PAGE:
Using Windows Terminal for PowerShell

The Windows Terminal application has been out for a while now and it’s one of the things (Next to my Edge Browser, Teams, and Outlook of course 🙂 ) that I start after logging into my laptop. It’s a Terminal application that allows you to have multiple PowerShell (Or cmd, ssh, or even WSL Linux sessions) open. In this blog post, I will show you some configuration settings to make it your go-to app for command-line stuff 🙂

What is Windows Terminal?

“Windows Terminal is a new, modern, feature-rich, productive terminal application for command-line users. It includes many of the features most frequently requested by the Windows command-line community including support for tabs, rich text, globalization, configurability, theming & styling, and more.

The Terminal will also need to meet our goals and measures to ensure it remains fast and efficient and doesn’t consume vast amounts of memory or power.”

Installation

The preferred method is installing Windows Terminal from the Windows Store https://aka.ms/terminal , you can also install using WinGet:

winget install Microsoft.WindowsTerminal 

Starting Windows Terminal

When it’s installed, you can start it by searching for ‘Terminal’ in your Start Menu.

When started, it will look like this:

Profiles

Windows Terminal will automatically detect if you have PowerShell 5 and 7 installed and show them in the pull-down menu:

You can also see that it detected that Azure Cloud Shell is available and my WSL2 Ubuntu 20.04 installation. You can add your own profiles using the Settings menu too by selecting Add new profile on the left in which you can create a new/empty Profile or duplicate an existing one:

Personally, I have added a few SSH sessions to my VPS, PiHole, Ubiquiti EdgeRouter, Ubiquiti EdgeSwitch, and a NoProfile PowerShell v5 session (Duplicate of the PowerShell v5 Profile with the addition of a -noprofile parameter. )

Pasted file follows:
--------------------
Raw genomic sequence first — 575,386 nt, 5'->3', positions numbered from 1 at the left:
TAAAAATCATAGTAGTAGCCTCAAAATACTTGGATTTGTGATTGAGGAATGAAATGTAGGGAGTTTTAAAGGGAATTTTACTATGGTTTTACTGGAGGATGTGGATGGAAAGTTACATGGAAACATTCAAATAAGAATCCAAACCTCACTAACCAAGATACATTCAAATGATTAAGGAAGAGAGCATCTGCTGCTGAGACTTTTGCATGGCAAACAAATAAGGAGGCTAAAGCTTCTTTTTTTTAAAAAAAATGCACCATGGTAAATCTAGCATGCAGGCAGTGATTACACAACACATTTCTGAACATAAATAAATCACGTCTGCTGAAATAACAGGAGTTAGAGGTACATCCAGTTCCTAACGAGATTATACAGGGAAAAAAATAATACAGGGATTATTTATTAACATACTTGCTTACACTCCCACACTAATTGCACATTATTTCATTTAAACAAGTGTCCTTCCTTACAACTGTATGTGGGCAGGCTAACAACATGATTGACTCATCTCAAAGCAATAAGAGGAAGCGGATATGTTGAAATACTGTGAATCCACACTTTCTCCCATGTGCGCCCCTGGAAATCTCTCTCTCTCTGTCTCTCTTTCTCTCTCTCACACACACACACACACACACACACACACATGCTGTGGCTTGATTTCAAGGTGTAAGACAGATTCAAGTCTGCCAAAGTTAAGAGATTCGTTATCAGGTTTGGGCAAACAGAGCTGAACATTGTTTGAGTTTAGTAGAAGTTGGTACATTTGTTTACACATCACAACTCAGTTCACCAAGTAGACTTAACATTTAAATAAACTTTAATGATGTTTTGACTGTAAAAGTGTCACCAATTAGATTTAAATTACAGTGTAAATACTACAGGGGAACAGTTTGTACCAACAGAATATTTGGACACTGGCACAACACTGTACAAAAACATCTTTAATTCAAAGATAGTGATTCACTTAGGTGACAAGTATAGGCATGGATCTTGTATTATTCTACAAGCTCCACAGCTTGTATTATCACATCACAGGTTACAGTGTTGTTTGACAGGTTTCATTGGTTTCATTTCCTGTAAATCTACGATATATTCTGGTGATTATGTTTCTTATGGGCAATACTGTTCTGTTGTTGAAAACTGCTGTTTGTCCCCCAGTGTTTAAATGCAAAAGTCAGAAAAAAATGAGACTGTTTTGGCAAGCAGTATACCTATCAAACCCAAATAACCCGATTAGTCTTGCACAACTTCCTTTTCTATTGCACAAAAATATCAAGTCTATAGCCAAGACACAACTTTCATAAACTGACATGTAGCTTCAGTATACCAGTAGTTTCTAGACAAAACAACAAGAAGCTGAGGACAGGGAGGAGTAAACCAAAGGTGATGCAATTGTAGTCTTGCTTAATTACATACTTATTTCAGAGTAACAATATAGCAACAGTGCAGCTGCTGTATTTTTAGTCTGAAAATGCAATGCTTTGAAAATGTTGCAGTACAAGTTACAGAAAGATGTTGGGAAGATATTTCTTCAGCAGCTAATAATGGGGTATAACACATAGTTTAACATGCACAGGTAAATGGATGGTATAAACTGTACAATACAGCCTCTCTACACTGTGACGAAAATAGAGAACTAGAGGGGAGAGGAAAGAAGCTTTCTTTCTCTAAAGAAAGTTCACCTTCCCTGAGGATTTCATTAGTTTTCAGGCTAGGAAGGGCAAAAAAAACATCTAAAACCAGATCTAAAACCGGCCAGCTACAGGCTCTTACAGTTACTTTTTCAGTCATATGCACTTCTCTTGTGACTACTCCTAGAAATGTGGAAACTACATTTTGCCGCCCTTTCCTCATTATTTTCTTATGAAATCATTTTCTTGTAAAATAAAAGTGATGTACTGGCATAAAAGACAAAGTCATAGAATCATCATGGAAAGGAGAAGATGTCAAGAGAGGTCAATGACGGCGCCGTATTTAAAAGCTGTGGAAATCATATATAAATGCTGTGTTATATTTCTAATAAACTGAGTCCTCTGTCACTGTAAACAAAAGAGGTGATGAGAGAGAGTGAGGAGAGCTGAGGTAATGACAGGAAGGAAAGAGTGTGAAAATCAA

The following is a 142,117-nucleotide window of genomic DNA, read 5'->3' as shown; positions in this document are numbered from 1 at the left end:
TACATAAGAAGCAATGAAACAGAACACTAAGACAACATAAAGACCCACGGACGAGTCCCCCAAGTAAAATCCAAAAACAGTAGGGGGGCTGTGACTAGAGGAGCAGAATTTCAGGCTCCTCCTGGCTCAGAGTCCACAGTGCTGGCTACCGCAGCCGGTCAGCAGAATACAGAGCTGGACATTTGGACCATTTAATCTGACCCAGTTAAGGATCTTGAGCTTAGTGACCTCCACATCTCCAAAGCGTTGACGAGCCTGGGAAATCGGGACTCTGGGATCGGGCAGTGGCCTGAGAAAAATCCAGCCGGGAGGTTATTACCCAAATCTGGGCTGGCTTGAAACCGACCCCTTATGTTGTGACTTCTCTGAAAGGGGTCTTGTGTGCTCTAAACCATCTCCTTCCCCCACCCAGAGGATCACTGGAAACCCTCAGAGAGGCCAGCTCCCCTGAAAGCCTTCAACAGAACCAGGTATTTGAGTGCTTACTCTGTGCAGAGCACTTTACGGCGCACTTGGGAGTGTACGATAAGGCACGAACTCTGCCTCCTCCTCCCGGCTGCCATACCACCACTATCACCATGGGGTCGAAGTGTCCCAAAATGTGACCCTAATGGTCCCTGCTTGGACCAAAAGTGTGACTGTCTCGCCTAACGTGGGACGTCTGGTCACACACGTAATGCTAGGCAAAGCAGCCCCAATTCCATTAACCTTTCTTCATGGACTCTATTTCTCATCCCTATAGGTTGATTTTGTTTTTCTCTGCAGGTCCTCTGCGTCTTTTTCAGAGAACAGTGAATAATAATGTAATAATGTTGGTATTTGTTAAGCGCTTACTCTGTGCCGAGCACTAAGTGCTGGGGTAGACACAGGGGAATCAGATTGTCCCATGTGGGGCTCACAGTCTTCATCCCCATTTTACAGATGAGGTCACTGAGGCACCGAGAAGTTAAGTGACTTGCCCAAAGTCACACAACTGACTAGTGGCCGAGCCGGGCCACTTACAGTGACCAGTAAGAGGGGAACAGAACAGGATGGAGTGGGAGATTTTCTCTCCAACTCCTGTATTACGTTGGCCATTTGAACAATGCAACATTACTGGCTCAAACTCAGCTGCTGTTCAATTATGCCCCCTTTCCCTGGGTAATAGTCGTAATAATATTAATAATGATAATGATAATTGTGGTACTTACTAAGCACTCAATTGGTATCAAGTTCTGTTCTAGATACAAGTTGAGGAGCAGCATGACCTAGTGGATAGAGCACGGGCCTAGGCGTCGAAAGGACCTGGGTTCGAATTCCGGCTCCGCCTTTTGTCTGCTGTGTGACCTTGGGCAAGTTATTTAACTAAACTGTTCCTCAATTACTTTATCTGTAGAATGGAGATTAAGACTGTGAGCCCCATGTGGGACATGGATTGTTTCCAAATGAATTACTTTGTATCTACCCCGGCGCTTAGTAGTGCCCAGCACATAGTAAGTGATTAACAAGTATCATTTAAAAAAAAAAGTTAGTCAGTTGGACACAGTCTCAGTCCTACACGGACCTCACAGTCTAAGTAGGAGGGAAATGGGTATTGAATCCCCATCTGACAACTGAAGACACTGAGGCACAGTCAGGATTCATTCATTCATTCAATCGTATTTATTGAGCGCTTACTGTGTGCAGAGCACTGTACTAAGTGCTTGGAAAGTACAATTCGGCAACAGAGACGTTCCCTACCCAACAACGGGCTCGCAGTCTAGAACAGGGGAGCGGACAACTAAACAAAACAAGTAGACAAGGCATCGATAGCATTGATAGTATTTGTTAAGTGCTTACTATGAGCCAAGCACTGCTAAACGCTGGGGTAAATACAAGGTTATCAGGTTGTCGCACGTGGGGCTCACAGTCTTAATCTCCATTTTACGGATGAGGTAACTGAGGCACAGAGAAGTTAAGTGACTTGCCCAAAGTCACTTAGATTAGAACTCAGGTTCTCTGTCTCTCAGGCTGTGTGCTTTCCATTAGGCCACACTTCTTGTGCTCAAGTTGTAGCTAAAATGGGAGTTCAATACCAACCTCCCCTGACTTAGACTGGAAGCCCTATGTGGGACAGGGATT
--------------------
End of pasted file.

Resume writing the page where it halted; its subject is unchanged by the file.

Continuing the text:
The SSH sessions are just Profiles with a command-line like this:

PowerShell modules for Windows Terminal usage

There are three PowerShell modules that I use that make using Windows Terminal better:

Az.Tools.Predictor

If you do a lot of Azure PowerShell things, the module Az.Tools.Predictor (PowerShell v7.2 or higher required) will use predication and will show you cmdlet input from Azure that is used often. After installing the module (Install-module -name Az.Tools.Predictor -Force) you can add it to your sessions by running:

Enable-AzPredictor -AllSession

After this, you can start typing a part of an Azure cmdlet and it will look like this when typing “get-azs”

Posh-Git

This module is a nice way to show you, when you’re in a GitHub directory on your disk if there are any pending Git actions. In this case, there are no actions:

But after editing a file, it will show you that you have pending commits:

PSReadline

Already written about it here, but there are some new options available for it. In my PowerShell profile I added a few options for it which you can set by:

- notepad $profile
- Add the following lines:
Set-PSReadlineKeyHandler -Key Tab -Function Complete
Set-PSReadLineOption -PredictionSource HistoryAndPlugin
Set-PSReadLineOption -PredictionViewStyle ListView
- Save/Quit and start a new PowerShell session

Adding these options will make searching/typing cmdlets look like this when typing “get-mo”:

It shows your previously typed commands and you can select them from your history list.

Changing the look and feel

Windows Terminals allows customizing in a few ways, the most important of course is setting the Dark theme 😉

And you can change the color schemes:

But… The nicest one is having a wallpaper in your session, you can do this by editing the Profile in the Appearance section:

You can set a wallpaper of even an animated GIF:

Setting the Use desktop wallpaper is a bit more relaxing in your prompt than using a moving Nyan cat 😉


With the Company logo of NEXXT in it in my case 😉

Split Screen

You can use the split screen option to have two active windows in your current Profile tab, this is done by holding ALT and selecting + (To start a new default Profile) or selecting a profile from the pull-down list. This looks like this:

Or even more windows including a cmd-prompt and a WSL2 Linux one:

More information and tips/tricks

You can read more about Windows Terminal and customizing it here, read the tips/tricks and tutorials part for that. Enjoy!

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